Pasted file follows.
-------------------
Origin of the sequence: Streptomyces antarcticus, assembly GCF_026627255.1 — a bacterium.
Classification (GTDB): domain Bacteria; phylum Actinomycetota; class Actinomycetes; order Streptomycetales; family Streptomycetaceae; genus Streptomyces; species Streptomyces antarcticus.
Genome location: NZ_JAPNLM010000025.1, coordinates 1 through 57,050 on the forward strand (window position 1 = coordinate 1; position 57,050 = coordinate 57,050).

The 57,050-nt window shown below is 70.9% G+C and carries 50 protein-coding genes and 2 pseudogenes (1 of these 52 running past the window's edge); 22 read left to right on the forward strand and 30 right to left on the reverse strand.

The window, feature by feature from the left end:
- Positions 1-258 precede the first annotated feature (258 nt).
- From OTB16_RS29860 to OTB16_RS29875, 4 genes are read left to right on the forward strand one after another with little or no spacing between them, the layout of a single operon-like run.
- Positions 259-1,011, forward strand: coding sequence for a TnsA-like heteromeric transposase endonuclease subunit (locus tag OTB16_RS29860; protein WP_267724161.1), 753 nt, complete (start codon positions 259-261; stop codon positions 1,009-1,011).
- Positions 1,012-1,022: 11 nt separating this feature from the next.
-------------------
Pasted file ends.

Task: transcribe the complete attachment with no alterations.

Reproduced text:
Origin of the sequence: Streptomyces antarcticus, assembly GCF_026627255.1 — a bacterium.
Classification (GTDB): domain Bacteria; phylum Actinomycetota; class Actinomycetes; order Streptomycetales; family Streptomycetaceae; genus Streptomyces; species Streptomyces antarcticus.
Genome location: NZ_JAPNLM010000025.1, coordinates 1 through 57,050 on the forward strand (window position 1 = coordinate 1; position 57,050 = coordinate 57,050).

The 57,050-nt window shown below is 70.9% G+C and carries 50 protein-coding genes and 2 pseudogenes (1 of these 52 running past the window's edge); 22 read left to right on the forward strand and 30 right to left on the reverse strand.

The window, feature by feature from the left end:
- Positions 1-258 precede the first annotated feature (258 nt).
- From OTB16_RS29860 to OTB16_RS29875, 4 genes are read left to right on the forward strand one after another with little or no spacing between them, the layout of a single operon-like run.
- Positions 259-1,011, forward strand: coding sequence for a TnsA-like heteromeric transposase endonuclease subunit (locus tag OTB16_RS29860; protein WP_267724161.1), 753 nt, complete (start codon positions 259-261; stop codon positions 1,009-1,011).
- Positions 1,012-1,022: 11 nt separating this feature from the next.